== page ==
Cost estimators typically work in the construction and manufacturing industries, gathering information on the materials and services needed for various projects and estimating expenses and profits. Business owners depend on the data and projections that cost estimators produce in order to make crucial decisions about what products they manufacture or which projects they might invest in.
A cost estimator’s specific responsibilities vary, depending upon the industry they work for. In the construction field, cost estimators determine the appropriate bid amount for a project by evaluating site plans and drawings; visiting the location; scrutinizing specifications and drainage; reviewing water and power access; and using this information to produce a detailed estimate of the materials, equipment, and labor needed to complete the project. Estimators also take into account factors like bad weather, waste, and delays, as well as subcontractors’ bids, taxes, insurance, and overhead, in order to make their final estimate. Depending on the size of the project, there may be one cost estimator or several, who specialize in specific areas. Once the project has begun, cost estimators monitor its budget, manage changes in cost, and negotiate any unforeseen expenses.
Manufacturing estimators determine what it will cost for a company to produce or re-design a product. These estimators often work with engineers, going over concepts and specifications to develop a list of materials, parts, and equipment needed and determining whether it may be less expensive to make them or buy them from an outside source. Manufacturing cost estimators then move through each phase of the development and production process, projecting a timeline necessary for development, testing, and training workers and projecting the overall cost of labor hours and materials in a per-unit dollar amount.
Cost estimation requires strong mathematical, analytical, and organizational skills; attention to detail; and a knack for communicating complex ideas to others. Additionally, cost estimators must be fluent with sophisticated software programs that help them visualize designs and compile and review financial information.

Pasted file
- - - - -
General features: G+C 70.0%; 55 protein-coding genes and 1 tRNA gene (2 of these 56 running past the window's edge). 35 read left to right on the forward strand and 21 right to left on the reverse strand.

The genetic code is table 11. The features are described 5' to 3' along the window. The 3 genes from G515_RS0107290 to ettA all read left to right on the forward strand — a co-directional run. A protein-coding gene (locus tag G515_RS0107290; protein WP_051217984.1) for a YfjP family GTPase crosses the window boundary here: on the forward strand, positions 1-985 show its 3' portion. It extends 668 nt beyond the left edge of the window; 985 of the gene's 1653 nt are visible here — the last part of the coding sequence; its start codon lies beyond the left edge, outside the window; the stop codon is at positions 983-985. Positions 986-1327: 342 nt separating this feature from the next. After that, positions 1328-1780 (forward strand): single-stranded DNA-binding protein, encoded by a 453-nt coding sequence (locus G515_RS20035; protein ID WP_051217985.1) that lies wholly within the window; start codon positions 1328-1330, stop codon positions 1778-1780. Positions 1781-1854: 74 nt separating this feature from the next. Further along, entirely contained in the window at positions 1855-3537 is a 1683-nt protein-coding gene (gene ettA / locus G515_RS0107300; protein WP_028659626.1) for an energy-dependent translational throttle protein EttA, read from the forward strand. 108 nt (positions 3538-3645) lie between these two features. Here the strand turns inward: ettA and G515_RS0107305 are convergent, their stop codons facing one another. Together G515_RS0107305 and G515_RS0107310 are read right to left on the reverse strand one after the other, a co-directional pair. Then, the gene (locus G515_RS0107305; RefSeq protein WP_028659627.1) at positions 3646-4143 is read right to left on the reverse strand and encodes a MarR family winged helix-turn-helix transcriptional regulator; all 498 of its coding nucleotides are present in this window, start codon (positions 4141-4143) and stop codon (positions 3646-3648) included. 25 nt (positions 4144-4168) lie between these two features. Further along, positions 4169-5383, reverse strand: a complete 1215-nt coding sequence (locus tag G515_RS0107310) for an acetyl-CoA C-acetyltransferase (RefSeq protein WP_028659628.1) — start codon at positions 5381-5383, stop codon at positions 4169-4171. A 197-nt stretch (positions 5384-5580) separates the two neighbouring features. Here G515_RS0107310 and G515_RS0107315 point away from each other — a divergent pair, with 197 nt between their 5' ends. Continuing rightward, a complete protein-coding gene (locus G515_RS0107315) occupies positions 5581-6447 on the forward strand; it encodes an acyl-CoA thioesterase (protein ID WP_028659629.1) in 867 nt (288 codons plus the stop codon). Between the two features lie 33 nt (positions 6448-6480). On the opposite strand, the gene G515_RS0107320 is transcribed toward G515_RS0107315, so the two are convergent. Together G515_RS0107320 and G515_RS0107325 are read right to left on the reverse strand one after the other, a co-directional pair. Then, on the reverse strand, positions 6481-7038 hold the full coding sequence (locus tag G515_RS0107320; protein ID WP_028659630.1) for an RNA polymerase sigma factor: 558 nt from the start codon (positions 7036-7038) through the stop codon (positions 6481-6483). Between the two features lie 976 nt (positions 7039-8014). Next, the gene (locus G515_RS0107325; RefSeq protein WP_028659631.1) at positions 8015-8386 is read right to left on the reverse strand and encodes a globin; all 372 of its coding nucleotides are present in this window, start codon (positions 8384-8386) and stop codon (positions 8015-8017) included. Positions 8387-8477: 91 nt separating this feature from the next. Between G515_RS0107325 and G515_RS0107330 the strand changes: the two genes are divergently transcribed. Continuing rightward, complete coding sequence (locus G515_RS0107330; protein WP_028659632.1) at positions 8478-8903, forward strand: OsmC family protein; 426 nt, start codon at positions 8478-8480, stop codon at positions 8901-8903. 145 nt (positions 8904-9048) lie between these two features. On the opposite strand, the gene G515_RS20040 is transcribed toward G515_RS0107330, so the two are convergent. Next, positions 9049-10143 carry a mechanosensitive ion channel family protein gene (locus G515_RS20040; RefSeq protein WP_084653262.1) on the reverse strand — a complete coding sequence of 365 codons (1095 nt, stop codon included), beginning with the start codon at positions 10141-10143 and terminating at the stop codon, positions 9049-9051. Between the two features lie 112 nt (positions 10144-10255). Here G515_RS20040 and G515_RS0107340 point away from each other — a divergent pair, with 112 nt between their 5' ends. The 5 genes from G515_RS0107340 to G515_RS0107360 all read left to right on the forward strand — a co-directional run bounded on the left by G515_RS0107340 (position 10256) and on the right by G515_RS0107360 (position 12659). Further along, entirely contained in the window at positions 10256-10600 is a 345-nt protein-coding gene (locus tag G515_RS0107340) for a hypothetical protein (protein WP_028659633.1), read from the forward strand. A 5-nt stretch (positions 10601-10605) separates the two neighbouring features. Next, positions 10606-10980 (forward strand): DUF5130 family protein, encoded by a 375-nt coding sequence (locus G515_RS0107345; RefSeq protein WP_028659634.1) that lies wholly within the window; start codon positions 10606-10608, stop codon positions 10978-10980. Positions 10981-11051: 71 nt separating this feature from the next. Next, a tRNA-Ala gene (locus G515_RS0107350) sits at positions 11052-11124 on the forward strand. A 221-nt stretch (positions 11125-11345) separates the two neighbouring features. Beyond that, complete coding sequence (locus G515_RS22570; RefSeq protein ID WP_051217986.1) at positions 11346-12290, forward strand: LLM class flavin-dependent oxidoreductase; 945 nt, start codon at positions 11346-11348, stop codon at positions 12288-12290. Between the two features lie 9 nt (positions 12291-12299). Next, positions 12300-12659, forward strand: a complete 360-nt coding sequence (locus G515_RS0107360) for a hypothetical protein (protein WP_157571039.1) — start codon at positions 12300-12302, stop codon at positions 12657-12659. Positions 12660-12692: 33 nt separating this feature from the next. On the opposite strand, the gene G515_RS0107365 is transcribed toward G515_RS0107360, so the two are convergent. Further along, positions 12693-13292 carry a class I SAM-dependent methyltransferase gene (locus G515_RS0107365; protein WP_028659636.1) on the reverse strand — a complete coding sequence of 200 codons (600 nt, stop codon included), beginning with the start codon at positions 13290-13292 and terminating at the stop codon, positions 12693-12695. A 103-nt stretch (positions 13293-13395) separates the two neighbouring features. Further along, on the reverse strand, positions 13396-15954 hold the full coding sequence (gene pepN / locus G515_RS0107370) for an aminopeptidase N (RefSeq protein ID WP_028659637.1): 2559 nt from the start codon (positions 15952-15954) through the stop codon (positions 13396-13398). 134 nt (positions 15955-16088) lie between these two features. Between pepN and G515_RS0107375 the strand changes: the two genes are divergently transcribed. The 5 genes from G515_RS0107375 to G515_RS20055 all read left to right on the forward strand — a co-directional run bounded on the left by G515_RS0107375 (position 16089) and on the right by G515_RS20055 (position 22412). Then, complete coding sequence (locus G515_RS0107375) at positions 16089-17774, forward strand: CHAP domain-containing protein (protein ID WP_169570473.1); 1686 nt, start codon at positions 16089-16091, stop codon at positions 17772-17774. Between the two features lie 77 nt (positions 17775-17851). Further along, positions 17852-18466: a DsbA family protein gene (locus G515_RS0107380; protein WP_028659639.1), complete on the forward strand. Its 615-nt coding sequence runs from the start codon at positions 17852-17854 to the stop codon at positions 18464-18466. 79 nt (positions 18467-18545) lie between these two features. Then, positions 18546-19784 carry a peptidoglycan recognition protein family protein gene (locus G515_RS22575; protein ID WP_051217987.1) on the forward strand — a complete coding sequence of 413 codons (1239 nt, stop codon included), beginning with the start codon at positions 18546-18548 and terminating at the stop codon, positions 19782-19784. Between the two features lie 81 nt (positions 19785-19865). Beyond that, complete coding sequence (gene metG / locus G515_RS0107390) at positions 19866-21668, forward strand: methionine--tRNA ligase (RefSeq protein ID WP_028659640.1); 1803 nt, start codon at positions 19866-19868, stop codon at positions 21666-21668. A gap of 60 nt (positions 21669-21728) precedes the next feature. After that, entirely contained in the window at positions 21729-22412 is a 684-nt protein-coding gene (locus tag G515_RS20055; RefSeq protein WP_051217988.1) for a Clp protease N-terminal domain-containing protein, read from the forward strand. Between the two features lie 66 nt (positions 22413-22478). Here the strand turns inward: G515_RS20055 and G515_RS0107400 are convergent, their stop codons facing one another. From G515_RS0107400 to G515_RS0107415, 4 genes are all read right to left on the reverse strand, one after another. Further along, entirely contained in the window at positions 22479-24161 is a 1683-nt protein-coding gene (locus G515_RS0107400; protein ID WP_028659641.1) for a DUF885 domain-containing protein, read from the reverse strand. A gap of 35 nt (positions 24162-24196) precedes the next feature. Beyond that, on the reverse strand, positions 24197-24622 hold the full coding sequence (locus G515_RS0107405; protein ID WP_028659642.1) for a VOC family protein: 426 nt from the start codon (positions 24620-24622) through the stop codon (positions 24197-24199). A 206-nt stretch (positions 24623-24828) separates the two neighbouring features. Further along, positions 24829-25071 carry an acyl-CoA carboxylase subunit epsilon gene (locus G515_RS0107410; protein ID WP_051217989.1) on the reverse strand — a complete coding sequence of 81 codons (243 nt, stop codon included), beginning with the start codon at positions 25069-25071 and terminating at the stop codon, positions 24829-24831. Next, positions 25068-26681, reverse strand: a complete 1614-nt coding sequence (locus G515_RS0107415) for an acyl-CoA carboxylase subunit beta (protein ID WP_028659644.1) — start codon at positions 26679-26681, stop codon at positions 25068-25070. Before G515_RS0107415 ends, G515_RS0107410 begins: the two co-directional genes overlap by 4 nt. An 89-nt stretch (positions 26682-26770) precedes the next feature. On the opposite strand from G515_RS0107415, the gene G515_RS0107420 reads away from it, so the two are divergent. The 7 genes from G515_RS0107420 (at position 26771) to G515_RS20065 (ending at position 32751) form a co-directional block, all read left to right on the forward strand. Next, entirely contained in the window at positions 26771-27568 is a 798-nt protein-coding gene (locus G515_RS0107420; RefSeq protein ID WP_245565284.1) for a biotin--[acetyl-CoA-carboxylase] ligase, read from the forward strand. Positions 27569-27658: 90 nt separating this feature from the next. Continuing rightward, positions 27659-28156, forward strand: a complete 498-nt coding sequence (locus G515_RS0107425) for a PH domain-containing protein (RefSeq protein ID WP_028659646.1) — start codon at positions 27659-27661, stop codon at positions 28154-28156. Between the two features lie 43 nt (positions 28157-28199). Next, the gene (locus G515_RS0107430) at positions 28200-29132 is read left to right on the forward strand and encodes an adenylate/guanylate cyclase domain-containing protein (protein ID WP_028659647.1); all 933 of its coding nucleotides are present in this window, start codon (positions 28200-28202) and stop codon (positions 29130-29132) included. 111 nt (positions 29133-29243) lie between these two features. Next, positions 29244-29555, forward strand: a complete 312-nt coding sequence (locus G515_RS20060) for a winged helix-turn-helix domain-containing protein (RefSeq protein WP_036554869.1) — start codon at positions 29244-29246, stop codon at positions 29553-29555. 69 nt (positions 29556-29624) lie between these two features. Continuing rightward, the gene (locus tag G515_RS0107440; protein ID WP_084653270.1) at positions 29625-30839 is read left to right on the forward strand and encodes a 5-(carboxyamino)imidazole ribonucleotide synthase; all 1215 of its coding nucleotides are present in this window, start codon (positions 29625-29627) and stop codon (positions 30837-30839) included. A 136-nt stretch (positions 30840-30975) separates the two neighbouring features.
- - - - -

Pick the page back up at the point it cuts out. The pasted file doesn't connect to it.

Most cost estimators work a standard 40-hour week in an office setting, with some travel to construction or manufacturing sites. Additional hours may be necessary when deadlines approach or if complications arise in a project.
Education, Training, and Essential Skills
Construction industry employers look for candidates with a bachelor’s degree in construction science, management, or building science, though many will accept a combination of experience and a lesser degree or continuing education courses. Manufacturing employers prefer to hire individuals with bachelor’s degrees in engineering, mathematics, physical science, economics, finance, accounting, or a related field. Both industries require skills in quantitative techniques, and certification may be required by some employers.
Colleges, universities, vocational programs, and professional associations all offer education and certifications for career paths in cost estimation. In associate’s, bachelor’s, and master’s degree programs, cost estimation is usually part of the curriculum. Technical and vocational schools offer training programs in cost estimation techniques. Additionally, most employers provide on-the-job training to acquaint new hires with their particular processes.
All cost estimators require a set of skills to be successful, including familiarity with field-related software, systems, and technologies; computer fluency; the ability to work under pressure and strict deadlines; and strong analytical, mathematical, and communication skills. The ability to conceptualize cohesive projects from a set of assorted details is also an extremely valuable skill.
Advancement and Professional Development Opportunities
Cost estimators can advance through earning higher pay as their skills improve, by taking managerial positions, and by working as independent contractors.
Additional certification and professional development, available through the American Society of Professional Estimators (ASPE), the Association for the Advancement of Cost Engineering (AACE International), and the Society of Cost Estimating and Analysis (SCEA), can increase a cost estimator’s competitive edge for higher pay or positions.
Outlook and Income
Overall, the employment rate for cost estimators is expected to grow by 25% over the next decade, driven by a growing need for infrastructure repair and new housing and commercial construction projects. Demand will be highest for construction cost estimators with degrees in the construction and building field or significant construction experience. In the manufacturing field, individuals with cost estimation software skills and degrees in engineering, mathematics, economics, or a related field will have a competitive edge.
Annual median salaries for cost estimators are about $56,000, with the highest median at $95,000 and the lowest at $33,000. Higher salaries are associated with nonresidential building construction and building equipment contractors. Building finishing contractors; residential building construction; and foundation, structure, and building exterior contractors pay slightly lower rates.